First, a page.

If you ever had the chance to walk by a meeting at Monetate HQ, there’s a good chance you’d hear me saying the Latin phrase “Post hoc, ergo propter hoc” to everyone in the room.
The phrase translates loosely to “After this, therefore because of this.” And there’s a reason I’m saying it so much lately, particularly since we’re in this era of big data and more companies are making it a priority to truly know their customers. Skip the Parlor Tricks and Optimize Customer Relationships
The say this phrase often because in the quest to optimize the online customer experience, it’s really easy to mix up our old friends correlation and causation. This Latin phrase begs a question: Does one thing really cause another? Often, we assume that because we’ve tested something on a website, it’s led to a result. But is your action really correlated to a customer’s action?
Here’s a great example: One company that shall remain nameless decided to test a thicker divider line on an email campaign to see if a stronger dividing line between sections would impact results—and it did. The company, in fact, said the thicker dividing line improved customer engagement since it improved a few KPIs. And I have no doubt that there is correlation, but I have a huge doubt that there’s causation. It’s pretty hard to imagine the thickness of a line actually impacts the effectiveness of a brand’s engagement with its customer base.
To me, this is like the story of the man who wore his lucky pants to a job interview and got the job. Based on his logic, he should wear those lucky pants every single day for the rest of his life because that’s the only way anything good will happen in his life.
And that’s why it’s important to understand that some things just happen. The world is full of randomness. Maybe the thicker line in the email campaign had an impact, but maybe the company’s audience opens more emails on a Tuesday and that email was sent on a Tuesday. Again, correlation isn’t causation.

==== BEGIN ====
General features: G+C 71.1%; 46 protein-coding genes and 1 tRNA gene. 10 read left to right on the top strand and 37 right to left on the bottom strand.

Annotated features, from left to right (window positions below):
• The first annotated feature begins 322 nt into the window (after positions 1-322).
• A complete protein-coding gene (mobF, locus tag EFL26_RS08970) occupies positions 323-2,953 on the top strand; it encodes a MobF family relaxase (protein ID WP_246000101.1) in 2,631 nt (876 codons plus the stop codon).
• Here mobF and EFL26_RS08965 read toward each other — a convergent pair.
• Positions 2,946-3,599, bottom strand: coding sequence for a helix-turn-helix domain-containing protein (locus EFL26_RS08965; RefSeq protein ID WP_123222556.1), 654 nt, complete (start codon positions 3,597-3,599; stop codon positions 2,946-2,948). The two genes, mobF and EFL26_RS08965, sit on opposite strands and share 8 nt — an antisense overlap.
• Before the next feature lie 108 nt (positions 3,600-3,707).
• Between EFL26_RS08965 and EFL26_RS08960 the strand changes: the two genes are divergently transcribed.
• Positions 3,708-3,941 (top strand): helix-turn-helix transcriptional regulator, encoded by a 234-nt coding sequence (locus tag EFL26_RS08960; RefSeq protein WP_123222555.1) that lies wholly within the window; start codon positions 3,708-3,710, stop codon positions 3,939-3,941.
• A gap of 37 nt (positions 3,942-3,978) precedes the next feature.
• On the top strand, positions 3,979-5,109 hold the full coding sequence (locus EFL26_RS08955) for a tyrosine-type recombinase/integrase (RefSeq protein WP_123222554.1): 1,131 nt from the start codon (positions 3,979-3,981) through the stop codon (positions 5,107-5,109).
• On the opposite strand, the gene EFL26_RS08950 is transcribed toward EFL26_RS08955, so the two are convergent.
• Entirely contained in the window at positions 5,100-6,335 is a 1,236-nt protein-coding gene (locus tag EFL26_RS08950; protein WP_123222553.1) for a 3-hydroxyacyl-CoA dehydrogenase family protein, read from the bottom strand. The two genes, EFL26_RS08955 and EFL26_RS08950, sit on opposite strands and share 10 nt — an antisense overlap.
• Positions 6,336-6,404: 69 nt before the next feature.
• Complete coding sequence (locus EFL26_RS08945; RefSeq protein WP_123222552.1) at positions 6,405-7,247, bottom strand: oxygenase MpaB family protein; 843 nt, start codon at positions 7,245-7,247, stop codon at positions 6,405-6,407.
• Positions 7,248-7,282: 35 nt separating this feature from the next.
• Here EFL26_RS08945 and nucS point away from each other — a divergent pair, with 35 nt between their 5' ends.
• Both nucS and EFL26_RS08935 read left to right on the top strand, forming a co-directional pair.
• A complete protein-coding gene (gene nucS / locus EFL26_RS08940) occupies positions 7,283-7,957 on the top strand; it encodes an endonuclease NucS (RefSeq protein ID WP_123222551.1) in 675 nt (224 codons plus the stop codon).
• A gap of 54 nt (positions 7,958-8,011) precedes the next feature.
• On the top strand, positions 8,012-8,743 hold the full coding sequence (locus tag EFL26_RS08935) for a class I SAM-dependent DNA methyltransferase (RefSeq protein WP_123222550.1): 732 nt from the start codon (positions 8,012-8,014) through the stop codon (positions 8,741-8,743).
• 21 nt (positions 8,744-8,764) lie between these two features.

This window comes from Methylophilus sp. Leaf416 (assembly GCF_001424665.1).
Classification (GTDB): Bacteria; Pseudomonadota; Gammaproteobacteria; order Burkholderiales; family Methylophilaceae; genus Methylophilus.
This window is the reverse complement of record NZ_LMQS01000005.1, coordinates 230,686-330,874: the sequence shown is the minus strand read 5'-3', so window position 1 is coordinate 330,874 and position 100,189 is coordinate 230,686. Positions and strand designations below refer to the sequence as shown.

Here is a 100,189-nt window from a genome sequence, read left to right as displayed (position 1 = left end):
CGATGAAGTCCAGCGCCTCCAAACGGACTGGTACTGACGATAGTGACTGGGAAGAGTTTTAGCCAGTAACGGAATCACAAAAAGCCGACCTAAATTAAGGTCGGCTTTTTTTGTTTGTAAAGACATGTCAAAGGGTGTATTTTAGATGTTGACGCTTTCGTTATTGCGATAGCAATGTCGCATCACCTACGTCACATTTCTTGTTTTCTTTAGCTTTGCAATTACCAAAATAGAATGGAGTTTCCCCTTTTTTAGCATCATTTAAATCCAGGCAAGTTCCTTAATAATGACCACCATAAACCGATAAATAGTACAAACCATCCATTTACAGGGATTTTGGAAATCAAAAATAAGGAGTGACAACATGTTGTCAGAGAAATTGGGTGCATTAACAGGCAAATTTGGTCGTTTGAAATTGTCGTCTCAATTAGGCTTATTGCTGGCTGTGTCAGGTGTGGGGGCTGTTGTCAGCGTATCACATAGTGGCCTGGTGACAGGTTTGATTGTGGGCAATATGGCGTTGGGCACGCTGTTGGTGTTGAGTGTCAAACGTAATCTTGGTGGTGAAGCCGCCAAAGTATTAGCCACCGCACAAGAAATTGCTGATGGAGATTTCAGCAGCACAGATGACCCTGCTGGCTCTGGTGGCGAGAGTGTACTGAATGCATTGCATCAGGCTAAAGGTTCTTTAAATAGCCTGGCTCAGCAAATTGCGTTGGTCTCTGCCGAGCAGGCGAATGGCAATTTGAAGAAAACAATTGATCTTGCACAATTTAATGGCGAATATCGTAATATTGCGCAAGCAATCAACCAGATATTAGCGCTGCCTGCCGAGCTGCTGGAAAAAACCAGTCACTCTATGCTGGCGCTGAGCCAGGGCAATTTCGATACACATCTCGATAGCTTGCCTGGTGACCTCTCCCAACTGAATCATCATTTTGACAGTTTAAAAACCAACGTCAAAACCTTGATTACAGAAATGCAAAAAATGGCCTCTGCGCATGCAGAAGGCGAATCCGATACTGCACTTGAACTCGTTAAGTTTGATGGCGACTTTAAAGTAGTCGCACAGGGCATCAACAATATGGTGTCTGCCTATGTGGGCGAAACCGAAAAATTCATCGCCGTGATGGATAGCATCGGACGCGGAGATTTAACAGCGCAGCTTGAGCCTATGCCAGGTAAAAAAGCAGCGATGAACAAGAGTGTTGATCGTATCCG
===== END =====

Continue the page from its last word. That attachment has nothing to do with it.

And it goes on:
Navigating the Seas of the Customer Relationship
So what’s the solution? How do we stop confusing correlation with causation? Part of the solution requires a shift in mindset that moves from focusing on small tests to optimizing the relationship with the customer.
Sure, you might run an experiment and find that using a thicker line increases conversions. But is that really all you want? To move the needle for one transaction? The reality is that your company is in this for the long haul, which means riding little waves throughout the long customer relationship. A transaction is just a positive wave in the ocean of customer engagement, not a way to navigate the sea.
It’s not about testing what I call parlor tricks, like the thickness of a line or the color of a button. Testing a thicker line might drive some incremental revenue, but it doesn’t teach you anything about your customers. There’s no enduring value to knowing customers might prefer a thicker line. And that’s not an effective way to develop an effective, long-term relationship with your brand.
Instead, brands should run experiments to uncover how they can better listen to and engage their customers. Experiment with messaging and branding, try a new verb, test out a new voice and see how it impacts your customers. Experimenting with those factors will uncover learnings that are more valuable than just a few more sales in the short term.
The right experiments uncover learnings about how to communicate effectively in the same way online. It’s about finding new ways to listen to your customer and determine whether you understand their problems, their context, and meet their needs accordingly. You still have to be cautious, but when you experiment with customer engagement, you’re closer to seeking causation than you are correlation. And that will have a long-term impact on the bottom line, instead of just helping you hit this month’s sales goal.
And as we continue to navigate the challenges and rewards of the age of the customer, it’s incredibly important to take every step you can to optimize the customer relationship—not just one transaction.
Customer Relationship image courtesy of Shutterstock.
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